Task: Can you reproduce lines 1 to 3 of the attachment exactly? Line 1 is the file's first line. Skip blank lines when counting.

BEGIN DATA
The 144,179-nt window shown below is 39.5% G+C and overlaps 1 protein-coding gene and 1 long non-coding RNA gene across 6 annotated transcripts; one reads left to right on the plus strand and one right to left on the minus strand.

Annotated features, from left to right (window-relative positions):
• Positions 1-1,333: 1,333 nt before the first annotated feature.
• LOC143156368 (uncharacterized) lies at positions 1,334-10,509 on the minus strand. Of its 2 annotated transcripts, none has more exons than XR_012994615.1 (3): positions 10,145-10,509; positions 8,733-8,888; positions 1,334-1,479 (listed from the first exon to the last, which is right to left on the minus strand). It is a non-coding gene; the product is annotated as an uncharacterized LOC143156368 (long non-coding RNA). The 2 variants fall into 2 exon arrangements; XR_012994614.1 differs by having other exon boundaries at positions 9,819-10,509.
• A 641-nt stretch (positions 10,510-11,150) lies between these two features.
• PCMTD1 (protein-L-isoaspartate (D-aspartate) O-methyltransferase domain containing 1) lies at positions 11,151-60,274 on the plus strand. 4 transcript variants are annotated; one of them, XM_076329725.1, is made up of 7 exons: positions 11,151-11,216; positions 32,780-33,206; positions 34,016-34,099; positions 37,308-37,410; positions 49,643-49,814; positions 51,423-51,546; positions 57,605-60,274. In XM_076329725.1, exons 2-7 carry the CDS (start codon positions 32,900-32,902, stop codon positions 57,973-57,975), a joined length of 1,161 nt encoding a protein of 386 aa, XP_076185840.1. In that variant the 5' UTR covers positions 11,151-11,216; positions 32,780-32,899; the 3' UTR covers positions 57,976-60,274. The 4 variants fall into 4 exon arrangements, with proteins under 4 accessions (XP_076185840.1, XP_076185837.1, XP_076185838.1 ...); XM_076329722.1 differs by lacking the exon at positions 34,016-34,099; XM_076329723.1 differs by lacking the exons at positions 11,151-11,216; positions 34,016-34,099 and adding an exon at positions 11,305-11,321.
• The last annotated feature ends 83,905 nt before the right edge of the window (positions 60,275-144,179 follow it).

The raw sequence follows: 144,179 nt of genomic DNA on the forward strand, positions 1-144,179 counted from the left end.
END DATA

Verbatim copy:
The 144,179-nt window shown below is 39.5% G+C and overlaps 1 protein-coding gene and 1 long non-coding RNA gene across 6 annotated transcripts; one reads left to right on the plus strand and one right to left on the minus strand.

Annotated features, from left to right (window-relative positions):
• Positions 1-1,333: 1,333 nt before the first annotated feature.